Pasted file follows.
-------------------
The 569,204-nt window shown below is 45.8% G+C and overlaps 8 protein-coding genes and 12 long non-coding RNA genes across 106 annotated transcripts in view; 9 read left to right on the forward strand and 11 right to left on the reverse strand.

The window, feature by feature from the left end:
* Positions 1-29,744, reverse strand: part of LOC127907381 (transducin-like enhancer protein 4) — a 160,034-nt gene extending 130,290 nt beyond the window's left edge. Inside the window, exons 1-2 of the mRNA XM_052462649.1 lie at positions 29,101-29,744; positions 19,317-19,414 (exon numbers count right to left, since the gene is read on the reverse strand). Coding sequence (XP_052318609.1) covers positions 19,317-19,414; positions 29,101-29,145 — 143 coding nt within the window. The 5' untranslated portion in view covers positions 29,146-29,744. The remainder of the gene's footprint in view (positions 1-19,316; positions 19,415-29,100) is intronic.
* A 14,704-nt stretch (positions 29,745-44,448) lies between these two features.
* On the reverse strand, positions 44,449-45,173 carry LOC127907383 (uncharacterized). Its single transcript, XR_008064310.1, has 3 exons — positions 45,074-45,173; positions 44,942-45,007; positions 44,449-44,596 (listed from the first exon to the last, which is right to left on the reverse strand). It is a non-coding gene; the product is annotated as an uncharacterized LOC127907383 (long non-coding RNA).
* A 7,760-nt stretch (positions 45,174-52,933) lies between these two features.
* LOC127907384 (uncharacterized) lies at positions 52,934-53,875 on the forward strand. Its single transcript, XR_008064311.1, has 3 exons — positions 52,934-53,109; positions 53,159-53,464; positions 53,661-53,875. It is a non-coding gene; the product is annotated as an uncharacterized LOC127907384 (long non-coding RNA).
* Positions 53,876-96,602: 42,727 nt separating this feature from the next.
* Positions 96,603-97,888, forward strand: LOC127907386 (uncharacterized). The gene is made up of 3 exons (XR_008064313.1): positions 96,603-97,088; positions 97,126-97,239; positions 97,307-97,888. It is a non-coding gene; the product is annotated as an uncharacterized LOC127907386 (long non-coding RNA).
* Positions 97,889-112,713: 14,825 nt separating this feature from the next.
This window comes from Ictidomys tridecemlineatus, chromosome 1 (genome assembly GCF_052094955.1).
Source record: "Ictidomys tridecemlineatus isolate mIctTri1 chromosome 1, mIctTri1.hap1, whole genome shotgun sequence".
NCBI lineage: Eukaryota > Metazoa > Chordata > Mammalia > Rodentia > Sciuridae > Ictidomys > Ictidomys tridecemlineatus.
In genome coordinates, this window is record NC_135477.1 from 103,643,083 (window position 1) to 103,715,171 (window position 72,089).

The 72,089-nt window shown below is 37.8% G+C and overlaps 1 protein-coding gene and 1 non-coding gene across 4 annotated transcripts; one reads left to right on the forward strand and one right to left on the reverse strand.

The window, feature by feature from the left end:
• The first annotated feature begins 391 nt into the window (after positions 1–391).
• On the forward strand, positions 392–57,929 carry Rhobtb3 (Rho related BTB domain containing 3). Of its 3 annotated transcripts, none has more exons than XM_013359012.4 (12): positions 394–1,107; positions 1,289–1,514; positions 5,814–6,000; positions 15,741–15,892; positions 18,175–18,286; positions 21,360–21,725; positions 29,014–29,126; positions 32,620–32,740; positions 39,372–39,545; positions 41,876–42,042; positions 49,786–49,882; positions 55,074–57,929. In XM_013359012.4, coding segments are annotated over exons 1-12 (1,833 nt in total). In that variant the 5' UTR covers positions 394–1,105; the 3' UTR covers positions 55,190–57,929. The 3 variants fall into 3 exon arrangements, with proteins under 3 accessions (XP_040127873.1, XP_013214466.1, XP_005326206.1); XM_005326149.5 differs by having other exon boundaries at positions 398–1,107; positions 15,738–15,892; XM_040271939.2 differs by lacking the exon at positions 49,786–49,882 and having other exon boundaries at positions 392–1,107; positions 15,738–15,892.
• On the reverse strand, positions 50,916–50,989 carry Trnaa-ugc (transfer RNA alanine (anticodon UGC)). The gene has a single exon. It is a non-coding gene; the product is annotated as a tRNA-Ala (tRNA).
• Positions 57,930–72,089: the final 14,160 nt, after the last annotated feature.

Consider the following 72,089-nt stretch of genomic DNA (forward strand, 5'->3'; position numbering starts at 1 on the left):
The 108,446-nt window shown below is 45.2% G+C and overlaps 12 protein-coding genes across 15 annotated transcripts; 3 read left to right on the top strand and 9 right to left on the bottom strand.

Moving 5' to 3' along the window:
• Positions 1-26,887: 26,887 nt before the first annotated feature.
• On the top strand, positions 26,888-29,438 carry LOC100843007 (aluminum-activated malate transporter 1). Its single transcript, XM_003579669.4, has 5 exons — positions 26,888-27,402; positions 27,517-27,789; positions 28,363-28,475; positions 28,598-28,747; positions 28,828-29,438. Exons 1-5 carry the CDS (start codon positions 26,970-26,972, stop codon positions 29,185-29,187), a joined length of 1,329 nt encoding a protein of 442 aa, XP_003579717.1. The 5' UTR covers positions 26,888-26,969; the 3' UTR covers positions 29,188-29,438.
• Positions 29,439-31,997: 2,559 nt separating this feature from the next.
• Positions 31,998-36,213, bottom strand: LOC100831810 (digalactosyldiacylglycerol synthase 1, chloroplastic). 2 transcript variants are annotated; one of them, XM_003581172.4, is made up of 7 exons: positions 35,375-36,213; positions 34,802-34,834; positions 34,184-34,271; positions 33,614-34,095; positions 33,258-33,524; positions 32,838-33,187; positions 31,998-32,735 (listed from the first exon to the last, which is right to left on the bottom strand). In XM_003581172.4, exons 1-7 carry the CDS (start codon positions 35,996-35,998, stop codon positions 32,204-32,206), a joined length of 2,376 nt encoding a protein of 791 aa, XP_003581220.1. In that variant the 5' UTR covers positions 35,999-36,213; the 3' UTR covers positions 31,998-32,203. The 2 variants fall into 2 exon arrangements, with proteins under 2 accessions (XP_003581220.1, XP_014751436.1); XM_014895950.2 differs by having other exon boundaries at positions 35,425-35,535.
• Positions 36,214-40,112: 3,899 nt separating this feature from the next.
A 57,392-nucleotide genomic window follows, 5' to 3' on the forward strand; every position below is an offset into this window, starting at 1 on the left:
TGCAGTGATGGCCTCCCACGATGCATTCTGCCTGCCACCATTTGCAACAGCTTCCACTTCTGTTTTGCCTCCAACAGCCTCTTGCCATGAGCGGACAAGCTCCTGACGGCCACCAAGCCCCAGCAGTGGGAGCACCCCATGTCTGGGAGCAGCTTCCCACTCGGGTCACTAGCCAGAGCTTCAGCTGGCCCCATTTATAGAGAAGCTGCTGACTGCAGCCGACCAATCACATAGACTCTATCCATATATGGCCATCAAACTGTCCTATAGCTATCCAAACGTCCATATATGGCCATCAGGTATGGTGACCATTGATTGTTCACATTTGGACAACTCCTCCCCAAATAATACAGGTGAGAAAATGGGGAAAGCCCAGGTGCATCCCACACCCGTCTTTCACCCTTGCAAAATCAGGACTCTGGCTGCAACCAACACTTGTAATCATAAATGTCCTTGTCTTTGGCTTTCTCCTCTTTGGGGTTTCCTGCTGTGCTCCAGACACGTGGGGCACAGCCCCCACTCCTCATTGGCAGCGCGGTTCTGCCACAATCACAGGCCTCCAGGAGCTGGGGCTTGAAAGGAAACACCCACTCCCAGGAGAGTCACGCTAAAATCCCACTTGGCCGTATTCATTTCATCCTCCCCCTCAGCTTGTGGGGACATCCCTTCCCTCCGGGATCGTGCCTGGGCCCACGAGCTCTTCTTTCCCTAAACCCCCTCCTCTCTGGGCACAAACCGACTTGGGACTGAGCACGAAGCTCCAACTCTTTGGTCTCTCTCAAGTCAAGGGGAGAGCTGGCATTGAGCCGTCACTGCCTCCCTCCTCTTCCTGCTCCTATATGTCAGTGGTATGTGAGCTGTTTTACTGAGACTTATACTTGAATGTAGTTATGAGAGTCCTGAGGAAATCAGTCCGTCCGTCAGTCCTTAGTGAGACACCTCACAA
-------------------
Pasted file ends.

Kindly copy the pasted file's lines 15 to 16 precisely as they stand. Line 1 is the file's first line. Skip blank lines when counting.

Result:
The 72,089-nt window shown below is 37.8% G+C and overlaps 1 protein-coding gene and 1 non-coding gene across 4 annotated transcripts; one reads left to right on the forward strand and one right to left on the reverse strand.

The window, feature by feature from the left end: